This was first published on TwinsGeek.com way back on March 16, 2004 during Punto's first spring training with the Twins.
Ron Gardenhire has a chance this year to learn a lesson from his predecessor. In order to do so, I think we all need to step back and take a deep breath concerning Nick Punto....
"Gardenhire said Nick Punto has the ability to be a starting shortstop.
'I've seen this kid enough to know he can play a little,' Gardenhire said. 'He's got skills.'"
- Star Tribune
[Punto] is an aggressive, excitable, peppery player who can cause all sorts of commotion.
- Tom Powers in the Pioneer Press
Over the last few day, it hasn't been a Twins update if it doesn't mention Nick Punto in it at least once. Nick Punto could be a starting shortstop. Nick Punto could play some center field. Nick Punto will motivate Cristian Guzman. Nick Punto WILL play center field this week. Enough already.
Nick Punto is a utility infielder, and that might be optimistic. "Futility" infielder is probably more accurate, because for all his feisty, peppery play, he hasn't shown he can hit in the majors. Or even above A ball:
The 111 at-bats last year in Scranton are the nearest he's looked to a major league regular, and the seven hits he has in spring training this year can't undo the last five years of full season baseball.
This isn't to say that Punto doesn't have his uses. He's supposedly a great fielder, and he'll bring some more speed to the team. He may also provide some roster flexibility, since the Twins can try him in center field. In fact, he seems to be the perfect compliment to Michael Cuddyer in that he could play all the positions Cuddyer can't and his speed compliments Cuddyer's power. He's also a switch hitter, which makes him more valuable on the bench, and his feistiness might well be an attribute.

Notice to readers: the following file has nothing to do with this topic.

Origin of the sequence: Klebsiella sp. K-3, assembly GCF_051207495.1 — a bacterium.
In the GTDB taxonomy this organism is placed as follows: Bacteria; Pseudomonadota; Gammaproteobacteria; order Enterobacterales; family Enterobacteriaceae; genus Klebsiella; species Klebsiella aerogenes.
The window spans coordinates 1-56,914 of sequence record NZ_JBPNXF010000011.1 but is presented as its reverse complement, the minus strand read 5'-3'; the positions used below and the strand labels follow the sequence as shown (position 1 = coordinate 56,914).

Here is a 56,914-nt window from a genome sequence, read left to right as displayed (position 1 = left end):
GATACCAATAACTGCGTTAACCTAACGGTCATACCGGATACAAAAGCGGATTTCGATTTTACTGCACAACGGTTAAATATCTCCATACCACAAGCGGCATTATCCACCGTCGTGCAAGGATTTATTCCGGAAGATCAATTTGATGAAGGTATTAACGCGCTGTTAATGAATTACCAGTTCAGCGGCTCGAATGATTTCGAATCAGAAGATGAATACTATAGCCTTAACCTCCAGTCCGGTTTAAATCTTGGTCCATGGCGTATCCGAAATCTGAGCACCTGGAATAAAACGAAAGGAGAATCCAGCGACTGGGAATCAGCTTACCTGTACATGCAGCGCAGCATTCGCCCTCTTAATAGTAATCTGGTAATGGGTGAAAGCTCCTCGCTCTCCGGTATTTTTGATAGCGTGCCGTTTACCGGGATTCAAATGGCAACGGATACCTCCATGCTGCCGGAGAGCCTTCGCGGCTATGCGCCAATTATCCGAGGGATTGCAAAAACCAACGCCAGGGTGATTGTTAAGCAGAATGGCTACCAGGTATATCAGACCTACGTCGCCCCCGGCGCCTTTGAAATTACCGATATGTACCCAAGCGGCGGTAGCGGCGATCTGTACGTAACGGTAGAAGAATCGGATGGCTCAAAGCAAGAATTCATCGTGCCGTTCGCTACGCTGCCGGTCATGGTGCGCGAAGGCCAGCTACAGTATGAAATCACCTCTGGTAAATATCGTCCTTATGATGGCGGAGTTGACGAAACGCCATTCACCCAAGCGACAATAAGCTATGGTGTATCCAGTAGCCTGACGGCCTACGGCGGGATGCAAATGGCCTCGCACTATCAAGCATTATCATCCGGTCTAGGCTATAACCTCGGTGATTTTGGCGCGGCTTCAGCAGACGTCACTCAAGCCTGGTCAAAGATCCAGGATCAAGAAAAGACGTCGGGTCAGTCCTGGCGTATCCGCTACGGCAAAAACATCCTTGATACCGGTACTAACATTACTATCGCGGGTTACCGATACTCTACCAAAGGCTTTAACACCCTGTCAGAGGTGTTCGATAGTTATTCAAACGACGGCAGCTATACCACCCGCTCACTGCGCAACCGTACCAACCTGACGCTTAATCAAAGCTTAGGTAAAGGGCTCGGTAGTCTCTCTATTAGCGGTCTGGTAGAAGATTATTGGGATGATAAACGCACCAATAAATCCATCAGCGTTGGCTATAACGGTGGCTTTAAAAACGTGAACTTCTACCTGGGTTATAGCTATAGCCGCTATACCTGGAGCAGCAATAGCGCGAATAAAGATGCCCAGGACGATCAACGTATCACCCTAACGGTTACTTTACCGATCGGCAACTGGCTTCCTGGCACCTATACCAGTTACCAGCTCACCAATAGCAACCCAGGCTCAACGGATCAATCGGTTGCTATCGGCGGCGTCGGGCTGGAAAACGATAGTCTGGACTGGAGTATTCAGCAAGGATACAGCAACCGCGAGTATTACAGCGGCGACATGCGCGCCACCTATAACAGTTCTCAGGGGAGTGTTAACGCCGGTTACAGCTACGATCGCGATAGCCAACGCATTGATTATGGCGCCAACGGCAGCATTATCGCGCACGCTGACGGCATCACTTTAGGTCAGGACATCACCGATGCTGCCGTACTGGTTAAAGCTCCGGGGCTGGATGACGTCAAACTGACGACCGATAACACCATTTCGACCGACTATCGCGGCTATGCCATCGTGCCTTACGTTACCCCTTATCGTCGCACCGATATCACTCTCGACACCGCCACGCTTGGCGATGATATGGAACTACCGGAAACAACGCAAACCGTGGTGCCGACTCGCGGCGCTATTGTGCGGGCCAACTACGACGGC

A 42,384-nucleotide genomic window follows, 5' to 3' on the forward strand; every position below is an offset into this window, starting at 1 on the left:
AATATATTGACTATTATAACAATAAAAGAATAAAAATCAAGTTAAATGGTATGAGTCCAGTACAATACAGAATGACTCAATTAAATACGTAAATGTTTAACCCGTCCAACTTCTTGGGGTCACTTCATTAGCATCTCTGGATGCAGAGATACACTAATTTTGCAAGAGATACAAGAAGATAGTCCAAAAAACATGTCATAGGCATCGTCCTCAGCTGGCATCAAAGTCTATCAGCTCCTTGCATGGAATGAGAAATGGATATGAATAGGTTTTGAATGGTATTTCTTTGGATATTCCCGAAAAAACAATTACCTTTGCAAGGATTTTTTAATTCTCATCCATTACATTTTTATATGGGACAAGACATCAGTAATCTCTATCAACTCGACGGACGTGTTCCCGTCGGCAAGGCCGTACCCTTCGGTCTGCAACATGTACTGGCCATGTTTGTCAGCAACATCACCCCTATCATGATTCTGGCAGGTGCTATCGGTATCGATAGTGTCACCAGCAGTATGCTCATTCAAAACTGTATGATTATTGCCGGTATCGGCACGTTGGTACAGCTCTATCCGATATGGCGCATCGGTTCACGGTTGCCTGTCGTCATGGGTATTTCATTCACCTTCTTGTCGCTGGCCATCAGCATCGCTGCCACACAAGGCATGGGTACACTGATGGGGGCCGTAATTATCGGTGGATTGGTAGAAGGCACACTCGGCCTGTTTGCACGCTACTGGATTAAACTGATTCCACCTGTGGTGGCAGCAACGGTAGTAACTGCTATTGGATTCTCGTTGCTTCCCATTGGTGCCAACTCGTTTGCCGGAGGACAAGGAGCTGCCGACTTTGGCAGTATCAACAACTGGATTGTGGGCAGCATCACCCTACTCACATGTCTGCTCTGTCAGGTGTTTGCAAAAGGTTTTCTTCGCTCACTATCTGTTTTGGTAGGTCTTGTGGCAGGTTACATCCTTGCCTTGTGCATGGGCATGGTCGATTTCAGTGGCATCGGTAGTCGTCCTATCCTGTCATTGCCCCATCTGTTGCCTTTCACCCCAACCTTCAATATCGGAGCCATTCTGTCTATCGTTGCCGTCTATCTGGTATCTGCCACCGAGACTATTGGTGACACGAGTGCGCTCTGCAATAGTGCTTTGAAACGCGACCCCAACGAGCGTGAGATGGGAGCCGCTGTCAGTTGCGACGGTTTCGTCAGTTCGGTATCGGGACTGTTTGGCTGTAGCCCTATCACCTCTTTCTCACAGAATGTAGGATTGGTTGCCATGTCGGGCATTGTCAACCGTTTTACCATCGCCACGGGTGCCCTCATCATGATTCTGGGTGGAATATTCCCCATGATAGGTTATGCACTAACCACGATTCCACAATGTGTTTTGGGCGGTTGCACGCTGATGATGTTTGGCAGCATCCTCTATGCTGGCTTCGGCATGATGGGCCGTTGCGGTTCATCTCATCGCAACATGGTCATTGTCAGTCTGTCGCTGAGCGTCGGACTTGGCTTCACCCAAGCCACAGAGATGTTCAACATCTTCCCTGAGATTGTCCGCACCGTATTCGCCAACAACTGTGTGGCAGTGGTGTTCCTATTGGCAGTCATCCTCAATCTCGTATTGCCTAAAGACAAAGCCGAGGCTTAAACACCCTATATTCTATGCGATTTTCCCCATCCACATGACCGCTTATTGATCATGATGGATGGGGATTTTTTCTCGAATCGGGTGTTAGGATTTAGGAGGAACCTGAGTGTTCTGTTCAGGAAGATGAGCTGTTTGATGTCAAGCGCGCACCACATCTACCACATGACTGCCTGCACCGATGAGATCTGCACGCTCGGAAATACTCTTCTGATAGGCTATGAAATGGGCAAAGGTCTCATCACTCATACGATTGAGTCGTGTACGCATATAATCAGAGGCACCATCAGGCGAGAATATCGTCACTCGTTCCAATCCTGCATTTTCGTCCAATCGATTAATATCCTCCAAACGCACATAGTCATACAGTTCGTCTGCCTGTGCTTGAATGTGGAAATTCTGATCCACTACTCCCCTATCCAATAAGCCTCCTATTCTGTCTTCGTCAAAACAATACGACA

Hold it. Where have we heard this before? A feisty, switch hitting infielder who is solid defensively. Wanna see something eerie?Denny Hocking was a year older and performed slightly better in his first year at AAA, but the resemblance is spooky. And if a comparison to Hocking runs chills up and down your spine, you're not alone. But it's important to remember that Hocking was also a useful player, in much the same way that Punto is. What caused Twins Geeks to wince every time his name was announced was how much he played.
From 1999 through 2001, Hocking had 1086 at-bats, which is nearly twice as many as a utility infielder (who can't hit much) should get. That's not Hocking's fault - that's Tom Kelly's fault for falling in love with Hocking's feistiness and flexibility.
"He brings electricity, he is a gamer, he's able to play every day and do the job, he can absolutely fly, and he has a cannon for an arm. I've seen enough of this kid to know that he is pretty good."
- Ron GardenhireUh-oh. Uh Ron, there's another quote I'd like to acquaint you with:
"Those who do not understand the past are destined to repeat it."
- George Santayana
If you're posting anything about Nick Punto for Nick Punto Day, make sure to send out a tweet about it with a link and the hashtag #NickPuntoDay. Then it should display over on the right. Have fun exploring what all the other bloggers are saying. We'll see you back here on Monday.